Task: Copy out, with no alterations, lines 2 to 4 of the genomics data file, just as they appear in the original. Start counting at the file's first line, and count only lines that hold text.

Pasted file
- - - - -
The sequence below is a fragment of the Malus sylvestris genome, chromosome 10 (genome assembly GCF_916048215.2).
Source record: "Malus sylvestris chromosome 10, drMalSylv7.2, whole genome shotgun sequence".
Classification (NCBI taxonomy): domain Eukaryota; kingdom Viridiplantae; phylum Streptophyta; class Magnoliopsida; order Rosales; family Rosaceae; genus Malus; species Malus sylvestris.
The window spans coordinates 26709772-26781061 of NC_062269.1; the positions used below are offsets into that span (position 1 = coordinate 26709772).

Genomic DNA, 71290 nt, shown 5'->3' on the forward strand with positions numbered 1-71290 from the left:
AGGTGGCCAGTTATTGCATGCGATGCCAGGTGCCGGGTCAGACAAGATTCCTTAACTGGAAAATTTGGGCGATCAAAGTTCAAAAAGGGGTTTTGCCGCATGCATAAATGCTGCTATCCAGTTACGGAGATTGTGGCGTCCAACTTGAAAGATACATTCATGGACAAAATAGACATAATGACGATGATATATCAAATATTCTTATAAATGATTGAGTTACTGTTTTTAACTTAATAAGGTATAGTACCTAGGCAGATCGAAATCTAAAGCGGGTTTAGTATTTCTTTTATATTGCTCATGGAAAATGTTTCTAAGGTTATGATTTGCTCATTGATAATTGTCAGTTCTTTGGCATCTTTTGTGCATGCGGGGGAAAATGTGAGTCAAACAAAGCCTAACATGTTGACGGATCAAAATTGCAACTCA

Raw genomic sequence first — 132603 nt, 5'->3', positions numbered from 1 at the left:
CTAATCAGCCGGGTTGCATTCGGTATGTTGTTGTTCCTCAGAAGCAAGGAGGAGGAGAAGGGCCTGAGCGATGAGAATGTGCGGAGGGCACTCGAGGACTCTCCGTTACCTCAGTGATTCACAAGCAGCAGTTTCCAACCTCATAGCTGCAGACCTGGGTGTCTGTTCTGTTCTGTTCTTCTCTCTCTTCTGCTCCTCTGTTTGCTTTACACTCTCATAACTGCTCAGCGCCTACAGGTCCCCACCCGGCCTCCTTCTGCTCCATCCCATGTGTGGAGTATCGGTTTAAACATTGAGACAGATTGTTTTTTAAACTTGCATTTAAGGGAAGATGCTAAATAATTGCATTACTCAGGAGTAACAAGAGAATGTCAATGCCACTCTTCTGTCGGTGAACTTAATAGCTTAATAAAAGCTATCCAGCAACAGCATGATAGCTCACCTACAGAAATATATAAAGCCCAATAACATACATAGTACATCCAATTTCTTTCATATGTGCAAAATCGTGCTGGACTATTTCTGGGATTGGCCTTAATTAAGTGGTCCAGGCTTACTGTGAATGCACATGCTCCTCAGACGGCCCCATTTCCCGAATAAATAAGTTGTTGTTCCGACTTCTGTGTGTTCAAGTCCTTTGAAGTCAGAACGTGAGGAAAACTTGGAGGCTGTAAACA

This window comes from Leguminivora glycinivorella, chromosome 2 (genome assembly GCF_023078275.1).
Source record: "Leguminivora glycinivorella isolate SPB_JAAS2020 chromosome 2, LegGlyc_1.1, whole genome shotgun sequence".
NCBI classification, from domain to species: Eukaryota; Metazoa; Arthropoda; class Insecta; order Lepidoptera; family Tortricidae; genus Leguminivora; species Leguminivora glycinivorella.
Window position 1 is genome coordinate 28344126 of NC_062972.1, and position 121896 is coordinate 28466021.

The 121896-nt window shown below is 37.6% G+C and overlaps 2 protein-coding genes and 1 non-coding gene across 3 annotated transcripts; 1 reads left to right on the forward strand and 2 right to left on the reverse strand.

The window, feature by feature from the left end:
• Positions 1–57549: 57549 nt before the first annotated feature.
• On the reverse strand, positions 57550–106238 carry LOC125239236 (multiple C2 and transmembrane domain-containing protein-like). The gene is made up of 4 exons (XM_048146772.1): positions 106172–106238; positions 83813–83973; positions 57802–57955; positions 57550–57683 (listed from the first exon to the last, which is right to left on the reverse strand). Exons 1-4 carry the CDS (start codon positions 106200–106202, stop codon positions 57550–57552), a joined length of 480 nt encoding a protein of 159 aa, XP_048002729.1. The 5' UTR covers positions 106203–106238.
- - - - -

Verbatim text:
Source record: "Malus sylvestris chromosome 10, drMalSylv7.2, whole genome shotgun sequence".
Classification (NCBI taxonomy): domain Eukaryota; kingdom Viridiplantae; phylum Streptophyta; class Magnoliopsida; order Rosales; family Rosaceae; genus Malus; species Malus sylvestris.
The window spans coordinates 26709772-26781061 of NC_062269.1; the positions used below are offsets into that span (position 1 = coordinate 26709772).